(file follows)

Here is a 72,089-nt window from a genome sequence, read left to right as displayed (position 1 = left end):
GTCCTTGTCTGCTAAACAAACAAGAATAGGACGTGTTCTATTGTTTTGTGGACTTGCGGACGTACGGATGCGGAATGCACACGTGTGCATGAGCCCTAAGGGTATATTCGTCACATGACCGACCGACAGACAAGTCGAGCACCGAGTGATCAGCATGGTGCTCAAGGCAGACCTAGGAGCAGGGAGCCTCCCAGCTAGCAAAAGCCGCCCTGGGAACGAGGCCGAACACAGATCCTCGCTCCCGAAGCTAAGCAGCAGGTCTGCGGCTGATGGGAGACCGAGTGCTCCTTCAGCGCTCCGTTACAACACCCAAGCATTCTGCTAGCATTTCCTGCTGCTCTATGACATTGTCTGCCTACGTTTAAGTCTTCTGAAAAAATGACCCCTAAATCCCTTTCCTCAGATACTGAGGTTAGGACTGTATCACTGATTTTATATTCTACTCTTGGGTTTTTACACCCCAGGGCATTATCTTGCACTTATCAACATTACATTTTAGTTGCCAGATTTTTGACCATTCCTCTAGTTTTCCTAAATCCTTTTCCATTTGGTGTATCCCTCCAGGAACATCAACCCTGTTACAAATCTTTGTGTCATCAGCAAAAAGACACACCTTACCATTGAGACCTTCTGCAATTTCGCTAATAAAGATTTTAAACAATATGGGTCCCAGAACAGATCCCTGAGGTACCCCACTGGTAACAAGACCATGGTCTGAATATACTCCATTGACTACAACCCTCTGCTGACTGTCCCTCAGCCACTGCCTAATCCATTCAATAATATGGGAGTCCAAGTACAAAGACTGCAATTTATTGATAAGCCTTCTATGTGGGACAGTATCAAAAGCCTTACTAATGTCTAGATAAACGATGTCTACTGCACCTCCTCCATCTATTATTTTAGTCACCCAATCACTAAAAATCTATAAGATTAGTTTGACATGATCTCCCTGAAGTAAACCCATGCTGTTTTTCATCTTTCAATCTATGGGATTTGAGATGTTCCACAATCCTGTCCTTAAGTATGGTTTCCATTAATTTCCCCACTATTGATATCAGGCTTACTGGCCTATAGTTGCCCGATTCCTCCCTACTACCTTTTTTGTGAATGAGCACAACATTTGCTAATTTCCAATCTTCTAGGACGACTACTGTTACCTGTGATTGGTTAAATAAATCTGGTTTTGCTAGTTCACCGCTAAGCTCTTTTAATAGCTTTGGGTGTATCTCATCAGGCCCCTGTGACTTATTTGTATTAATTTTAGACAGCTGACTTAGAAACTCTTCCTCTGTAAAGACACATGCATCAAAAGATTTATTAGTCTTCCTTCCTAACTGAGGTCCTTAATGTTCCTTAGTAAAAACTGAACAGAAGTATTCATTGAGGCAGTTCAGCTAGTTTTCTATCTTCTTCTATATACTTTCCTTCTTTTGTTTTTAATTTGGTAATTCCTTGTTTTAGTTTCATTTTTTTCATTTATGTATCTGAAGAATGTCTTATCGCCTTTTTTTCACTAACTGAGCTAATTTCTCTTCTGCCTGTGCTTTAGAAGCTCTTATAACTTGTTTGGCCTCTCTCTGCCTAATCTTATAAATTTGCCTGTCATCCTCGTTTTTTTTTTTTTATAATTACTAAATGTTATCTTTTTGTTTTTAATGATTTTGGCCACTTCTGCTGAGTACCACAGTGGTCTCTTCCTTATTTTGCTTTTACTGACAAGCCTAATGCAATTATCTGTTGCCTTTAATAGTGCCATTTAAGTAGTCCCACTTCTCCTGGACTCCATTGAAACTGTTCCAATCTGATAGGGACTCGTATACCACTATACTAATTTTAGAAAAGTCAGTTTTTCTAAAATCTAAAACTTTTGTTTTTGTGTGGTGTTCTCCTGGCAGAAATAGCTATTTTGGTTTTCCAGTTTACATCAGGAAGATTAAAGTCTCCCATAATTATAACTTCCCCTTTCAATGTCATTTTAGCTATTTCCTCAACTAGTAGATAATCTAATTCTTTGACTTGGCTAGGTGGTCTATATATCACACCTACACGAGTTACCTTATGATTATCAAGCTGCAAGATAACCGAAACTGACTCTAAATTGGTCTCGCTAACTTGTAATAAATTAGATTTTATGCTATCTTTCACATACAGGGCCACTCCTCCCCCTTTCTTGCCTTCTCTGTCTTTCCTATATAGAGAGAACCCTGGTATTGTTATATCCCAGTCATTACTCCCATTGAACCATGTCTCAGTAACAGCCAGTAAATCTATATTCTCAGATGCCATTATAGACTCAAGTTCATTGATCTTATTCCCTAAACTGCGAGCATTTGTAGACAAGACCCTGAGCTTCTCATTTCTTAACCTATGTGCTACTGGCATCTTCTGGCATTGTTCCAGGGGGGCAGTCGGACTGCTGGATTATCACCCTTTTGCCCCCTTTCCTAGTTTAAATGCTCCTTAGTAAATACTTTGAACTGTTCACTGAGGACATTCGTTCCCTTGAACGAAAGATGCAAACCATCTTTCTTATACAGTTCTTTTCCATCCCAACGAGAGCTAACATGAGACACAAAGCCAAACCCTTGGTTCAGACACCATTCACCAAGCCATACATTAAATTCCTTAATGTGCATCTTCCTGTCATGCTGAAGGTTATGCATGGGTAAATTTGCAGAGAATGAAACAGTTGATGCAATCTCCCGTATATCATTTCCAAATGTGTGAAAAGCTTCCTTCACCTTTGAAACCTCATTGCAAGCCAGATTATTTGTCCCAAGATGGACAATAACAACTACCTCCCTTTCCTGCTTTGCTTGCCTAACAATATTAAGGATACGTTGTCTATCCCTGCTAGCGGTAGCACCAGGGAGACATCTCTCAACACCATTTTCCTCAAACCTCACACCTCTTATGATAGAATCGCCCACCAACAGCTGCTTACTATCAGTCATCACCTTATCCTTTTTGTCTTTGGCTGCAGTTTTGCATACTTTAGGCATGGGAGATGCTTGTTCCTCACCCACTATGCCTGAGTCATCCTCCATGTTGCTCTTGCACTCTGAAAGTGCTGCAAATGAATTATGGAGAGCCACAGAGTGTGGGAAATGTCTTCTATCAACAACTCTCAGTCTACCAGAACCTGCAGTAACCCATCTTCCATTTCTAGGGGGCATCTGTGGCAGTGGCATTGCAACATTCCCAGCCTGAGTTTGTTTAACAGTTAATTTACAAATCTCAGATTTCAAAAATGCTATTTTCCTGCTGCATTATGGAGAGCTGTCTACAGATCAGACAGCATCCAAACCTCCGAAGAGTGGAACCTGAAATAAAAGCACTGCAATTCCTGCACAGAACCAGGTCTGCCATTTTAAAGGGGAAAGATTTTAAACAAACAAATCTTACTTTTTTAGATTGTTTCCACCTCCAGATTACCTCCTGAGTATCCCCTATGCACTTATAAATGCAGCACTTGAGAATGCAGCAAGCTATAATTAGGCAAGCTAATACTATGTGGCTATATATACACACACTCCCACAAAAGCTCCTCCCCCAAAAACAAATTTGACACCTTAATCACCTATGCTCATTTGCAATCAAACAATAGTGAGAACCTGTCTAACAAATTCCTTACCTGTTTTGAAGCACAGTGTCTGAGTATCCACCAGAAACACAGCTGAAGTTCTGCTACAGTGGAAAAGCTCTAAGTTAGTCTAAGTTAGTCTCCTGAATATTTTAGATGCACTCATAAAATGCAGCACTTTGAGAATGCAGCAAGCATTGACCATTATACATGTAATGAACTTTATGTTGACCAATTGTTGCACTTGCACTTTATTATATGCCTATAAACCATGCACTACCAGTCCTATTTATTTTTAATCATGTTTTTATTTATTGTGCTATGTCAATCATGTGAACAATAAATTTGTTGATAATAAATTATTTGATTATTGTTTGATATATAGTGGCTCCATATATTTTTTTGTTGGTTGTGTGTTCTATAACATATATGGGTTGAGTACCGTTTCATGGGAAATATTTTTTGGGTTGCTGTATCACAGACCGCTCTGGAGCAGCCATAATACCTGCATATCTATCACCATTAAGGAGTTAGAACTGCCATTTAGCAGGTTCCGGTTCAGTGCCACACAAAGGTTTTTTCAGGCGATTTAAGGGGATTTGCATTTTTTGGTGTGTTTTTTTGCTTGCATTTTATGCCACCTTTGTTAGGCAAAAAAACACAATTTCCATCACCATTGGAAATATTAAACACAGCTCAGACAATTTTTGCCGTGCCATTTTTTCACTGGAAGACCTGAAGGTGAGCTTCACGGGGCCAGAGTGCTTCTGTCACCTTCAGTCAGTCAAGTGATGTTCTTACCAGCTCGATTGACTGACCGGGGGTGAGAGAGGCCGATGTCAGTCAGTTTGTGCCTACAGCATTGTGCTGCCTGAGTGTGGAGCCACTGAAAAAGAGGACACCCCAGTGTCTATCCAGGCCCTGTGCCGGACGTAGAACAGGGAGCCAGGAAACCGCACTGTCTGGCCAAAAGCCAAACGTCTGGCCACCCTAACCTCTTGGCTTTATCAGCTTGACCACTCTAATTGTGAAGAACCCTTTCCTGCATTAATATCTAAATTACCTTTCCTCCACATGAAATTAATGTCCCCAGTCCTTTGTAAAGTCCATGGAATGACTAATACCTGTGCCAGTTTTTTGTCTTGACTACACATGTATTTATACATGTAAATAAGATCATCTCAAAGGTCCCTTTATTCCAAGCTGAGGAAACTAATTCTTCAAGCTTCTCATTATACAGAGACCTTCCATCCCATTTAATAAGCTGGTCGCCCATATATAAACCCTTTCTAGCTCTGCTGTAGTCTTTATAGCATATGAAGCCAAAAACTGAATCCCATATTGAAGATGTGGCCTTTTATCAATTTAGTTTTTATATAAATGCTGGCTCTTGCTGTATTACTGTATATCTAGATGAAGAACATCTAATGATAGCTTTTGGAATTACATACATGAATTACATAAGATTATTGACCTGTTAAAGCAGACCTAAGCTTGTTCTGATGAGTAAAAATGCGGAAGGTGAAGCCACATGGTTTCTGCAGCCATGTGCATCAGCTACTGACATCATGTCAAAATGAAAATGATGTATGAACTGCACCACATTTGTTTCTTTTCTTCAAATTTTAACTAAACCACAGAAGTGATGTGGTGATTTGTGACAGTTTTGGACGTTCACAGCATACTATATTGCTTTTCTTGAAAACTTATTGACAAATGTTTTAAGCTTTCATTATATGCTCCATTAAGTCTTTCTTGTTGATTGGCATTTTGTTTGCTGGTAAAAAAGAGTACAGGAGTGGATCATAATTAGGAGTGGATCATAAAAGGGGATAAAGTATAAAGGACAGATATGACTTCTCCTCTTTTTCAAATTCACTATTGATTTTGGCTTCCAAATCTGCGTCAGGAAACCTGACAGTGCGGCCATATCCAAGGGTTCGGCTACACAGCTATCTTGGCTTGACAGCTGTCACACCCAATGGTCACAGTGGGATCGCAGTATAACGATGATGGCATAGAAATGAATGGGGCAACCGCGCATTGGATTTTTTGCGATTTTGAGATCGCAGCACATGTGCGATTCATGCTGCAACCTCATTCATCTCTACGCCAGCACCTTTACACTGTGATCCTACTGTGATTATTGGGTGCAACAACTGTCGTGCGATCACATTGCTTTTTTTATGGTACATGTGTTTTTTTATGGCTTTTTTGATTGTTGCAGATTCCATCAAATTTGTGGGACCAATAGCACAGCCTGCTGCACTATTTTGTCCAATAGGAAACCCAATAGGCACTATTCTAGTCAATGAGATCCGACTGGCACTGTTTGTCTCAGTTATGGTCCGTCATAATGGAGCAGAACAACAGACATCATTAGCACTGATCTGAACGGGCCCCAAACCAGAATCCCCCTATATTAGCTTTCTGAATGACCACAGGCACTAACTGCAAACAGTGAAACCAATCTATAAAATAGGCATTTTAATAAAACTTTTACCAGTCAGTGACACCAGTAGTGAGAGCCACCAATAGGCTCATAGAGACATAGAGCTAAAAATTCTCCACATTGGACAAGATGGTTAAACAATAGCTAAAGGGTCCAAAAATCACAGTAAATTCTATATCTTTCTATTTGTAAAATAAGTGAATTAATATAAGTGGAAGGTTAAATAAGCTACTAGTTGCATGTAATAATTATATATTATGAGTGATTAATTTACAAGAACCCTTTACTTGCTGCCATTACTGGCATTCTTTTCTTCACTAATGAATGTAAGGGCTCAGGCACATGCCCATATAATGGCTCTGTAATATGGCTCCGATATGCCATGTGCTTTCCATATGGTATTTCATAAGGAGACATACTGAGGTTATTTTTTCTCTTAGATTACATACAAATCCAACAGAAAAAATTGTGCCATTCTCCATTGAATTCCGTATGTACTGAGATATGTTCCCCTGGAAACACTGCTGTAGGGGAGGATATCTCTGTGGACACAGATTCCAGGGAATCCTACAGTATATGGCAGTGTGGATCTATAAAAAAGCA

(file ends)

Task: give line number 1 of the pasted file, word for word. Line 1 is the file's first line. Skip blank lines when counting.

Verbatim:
Here is a 72,089-nt window from a genome sequence, read left to right as displayed (position 1 = left end):